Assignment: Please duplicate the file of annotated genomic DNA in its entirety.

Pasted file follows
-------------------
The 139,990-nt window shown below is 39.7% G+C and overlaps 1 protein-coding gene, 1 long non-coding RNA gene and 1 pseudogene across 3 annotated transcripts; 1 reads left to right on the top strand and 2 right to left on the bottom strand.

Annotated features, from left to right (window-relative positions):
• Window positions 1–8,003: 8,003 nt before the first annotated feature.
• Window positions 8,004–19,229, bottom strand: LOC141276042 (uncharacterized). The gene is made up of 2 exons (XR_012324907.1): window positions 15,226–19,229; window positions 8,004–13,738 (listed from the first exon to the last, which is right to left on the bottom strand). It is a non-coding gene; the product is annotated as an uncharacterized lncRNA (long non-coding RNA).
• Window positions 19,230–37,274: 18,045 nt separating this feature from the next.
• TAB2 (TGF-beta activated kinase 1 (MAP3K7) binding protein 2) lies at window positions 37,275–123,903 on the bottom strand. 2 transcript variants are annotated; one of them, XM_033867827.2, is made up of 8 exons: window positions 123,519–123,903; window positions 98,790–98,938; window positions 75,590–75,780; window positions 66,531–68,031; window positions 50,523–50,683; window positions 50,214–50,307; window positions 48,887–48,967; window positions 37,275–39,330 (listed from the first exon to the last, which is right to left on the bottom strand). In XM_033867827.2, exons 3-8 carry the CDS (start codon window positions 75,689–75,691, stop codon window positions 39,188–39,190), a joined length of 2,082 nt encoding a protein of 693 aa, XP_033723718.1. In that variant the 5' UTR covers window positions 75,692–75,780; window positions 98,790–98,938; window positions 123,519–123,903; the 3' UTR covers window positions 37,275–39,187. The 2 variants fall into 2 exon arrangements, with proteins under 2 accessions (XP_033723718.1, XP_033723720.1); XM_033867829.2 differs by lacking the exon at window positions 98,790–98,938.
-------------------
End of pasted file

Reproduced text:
The 139,990-nt window shown below is 39.7% G+C and overlaps 1 protein-coding gene, 1 long non-coding RNA gene and 1 pseudogene across 3 annotated transcripts; 1 reads left to right on the top strand and 2 right to left on the bottom strand.

Annotated features, from left to right (window-relative positions):
• Window positions 1–8,003: 8,003 nt before the first annotated feature.
• Window positions 8,004–19,229, bottom strand: LOC141276042 (uncharacterized). The gene is made up of 2 exons (XR_012324907.1): window positions 15,226–19,229; window positions 8,004–13,738 (listed from the first exon to the last, which is right to left on the bottom strand). It is a non-coding gene; the product is annotated as an uncharacterized lncRNA (long non-coding RNA).
• Window positions 19,230–37,274: 18,045 nt separating this feature from the next.
• TAB2 (TGF-beta activated kinase 1 (MAP3K7) binding protein 2) lies at window positions 37,275–123,903 on the bottom strand. 2 transcript variants are annotated; one of them, XM_033867827.2, is made up of 8 exons: window positions 123,519–123,903; window positions 98,790–98,938; window positions 75,590–75,780; window positions 66,531–68,031; window positions 50,523–50,683; window positions 50,214–50,307; window positions 48,887–48,967; window positions 37,275–39,330 (listed from the first exon to the last, which is right to left on the bottom strand). In XM_033867827.2, exons 3-8 carry the CDS (start codon window positions 75,689–75,691, stop codon window positions 39,188–39,190), a joined length of 2,082 nt encoding a protein of 693 aa, XP_033723718.1. In that variant the 5' UTR covers window positions 75,692–75,780; window positions 98,790–98,938; window positions 123,519–123,903; the 3' UTR covers window positions 37,275–39,187. The 2 variants fall into 2 exon arrangements, with proteins under 2 accessions (XP_033723718.1, XP_033723720.1); XM_033867829.2 differs by lacking the exon at window positions 98,790–98,938.